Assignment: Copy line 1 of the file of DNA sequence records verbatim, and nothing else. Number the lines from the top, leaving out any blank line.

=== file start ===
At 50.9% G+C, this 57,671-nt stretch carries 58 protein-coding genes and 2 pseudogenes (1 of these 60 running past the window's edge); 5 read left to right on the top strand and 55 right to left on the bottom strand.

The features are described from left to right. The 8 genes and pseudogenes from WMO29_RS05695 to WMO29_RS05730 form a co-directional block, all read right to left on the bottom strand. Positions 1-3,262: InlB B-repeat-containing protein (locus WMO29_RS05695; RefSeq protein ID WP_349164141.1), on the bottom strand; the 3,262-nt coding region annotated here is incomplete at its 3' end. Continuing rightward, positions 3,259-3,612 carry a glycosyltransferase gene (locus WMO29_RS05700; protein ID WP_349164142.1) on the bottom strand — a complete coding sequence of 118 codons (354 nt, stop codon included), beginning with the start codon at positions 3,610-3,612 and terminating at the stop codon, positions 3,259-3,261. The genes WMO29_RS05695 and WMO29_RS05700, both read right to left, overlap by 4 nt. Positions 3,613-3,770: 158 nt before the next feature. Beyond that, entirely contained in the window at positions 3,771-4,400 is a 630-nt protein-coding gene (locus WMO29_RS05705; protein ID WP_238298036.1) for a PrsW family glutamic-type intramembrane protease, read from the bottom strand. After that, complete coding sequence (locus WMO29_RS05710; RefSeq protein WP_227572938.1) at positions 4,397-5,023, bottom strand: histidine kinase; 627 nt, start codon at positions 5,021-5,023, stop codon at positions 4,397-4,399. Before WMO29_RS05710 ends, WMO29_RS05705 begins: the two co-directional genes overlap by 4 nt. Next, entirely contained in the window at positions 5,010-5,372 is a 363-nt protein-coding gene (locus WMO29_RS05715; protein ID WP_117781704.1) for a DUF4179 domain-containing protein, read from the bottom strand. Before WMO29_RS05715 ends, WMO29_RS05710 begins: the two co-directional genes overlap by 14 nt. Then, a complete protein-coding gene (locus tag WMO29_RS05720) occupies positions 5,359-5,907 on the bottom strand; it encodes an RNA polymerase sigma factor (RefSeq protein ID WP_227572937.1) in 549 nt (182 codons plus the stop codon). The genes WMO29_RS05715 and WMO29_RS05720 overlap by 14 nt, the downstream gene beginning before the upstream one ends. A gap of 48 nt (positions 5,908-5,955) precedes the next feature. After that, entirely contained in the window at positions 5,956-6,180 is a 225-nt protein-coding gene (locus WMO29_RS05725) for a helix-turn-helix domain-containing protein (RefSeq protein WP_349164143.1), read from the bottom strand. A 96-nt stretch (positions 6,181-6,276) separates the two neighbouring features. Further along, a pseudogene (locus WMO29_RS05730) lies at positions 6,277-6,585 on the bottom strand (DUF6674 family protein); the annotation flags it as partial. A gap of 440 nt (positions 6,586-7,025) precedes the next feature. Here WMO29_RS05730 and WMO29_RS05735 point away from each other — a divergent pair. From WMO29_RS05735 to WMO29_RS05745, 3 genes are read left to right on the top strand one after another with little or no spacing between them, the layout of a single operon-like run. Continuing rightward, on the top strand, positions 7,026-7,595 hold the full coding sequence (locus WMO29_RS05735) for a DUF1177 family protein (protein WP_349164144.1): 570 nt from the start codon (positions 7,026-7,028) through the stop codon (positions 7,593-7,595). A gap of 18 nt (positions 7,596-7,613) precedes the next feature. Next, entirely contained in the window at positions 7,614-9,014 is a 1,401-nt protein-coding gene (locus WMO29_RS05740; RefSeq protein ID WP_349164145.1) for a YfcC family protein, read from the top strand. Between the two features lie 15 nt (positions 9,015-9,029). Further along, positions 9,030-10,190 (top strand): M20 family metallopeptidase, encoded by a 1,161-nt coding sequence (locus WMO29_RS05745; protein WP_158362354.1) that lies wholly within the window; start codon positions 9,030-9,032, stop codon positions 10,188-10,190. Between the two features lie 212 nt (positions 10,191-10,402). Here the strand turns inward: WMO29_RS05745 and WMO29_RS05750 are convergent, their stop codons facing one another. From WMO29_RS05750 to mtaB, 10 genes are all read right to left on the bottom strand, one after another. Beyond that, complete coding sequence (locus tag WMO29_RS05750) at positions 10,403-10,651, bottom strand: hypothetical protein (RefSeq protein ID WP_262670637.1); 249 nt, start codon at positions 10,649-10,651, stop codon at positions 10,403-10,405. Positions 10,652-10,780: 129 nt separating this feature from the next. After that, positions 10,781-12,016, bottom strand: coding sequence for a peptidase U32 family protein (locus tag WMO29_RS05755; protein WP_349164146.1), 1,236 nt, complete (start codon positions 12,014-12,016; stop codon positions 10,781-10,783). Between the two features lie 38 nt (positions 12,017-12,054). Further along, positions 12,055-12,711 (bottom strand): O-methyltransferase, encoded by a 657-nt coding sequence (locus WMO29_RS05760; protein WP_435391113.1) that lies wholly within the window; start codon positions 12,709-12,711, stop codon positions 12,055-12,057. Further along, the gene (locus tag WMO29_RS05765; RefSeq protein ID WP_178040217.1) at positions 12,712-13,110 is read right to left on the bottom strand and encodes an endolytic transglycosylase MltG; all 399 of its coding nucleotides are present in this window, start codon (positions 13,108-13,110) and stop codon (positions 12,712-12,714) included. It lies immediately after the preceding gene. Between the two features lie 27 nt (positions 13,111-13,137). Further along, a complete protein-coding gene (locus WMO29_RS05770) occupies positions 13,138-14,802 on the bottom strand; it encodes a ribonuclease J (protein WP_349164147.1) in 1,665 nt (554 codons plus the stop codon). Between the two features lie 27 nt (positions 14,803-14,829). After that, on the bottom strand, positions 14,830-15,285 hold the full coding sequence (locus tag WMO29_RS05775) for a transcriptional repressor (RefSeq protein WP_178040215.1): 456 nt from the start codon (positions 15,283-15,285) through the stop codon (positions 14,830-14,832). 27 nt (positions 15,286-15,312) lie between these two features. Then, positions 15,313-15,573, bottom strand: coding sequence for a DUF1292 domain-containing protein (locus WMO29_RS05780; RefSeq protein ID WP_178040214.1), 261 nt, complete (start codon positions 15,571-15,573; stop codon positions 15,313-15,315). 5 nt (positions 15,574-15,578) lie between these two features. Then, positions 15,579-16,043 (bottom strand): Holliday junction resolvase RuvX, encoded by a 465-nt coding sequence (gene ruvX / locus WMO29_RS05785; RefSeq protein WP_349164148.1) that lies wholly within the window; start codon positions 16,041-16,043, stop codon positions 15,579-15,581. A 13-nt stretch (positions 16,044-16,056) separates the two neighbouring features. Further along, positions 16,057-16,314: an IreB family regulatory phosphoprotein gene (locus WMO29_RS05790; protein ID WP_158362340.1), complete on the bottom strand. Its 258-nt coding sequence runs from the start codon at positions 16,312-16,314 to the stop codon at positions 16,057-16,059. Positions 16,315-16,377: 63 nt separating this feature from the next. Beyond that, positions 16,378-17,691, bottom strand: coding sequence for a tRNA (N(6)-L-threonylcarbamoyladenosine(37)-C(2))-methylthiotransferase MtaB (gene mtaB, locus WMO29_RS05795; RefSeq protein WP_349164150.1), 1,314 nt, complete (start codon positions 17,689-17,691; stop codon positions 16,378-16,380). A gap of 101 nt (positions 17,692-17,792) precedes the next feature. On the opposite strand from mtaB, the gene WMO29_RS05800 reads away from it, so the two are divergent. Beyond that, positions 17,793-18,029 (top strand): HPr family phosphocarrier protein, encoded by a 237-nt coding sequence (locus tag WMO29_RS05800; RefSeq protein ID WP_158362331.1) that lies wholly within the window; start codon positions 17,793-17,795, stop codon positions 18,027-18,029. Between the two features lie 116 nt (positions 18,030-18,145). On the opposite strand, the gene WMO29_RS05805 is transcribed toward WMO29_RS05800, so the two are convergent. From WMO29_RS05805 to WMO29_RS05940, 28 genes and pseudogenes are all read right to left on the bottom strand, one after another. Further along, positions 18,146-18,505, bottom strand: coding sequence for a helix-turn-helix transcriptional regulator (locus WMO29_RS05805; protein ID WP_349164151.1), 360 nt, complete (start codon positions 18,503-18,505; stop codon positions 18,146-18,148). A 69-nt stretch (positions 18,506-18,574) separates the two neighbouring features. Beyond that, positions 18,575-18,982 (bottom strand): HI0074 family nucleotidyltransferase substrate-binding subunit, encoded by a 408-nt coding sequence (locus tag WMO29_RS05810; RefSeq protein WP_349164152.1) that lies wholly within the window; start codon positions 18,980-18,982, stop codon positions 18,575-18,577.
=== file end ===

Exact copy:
At 50.9% G+C, this 57,671-nt stretch carries 58 protein-coding genes and 2 pseudogenes (1 of these 60 running past the window's edge); 5 read left to right on the top strand and 55 right to left on the bottom strand.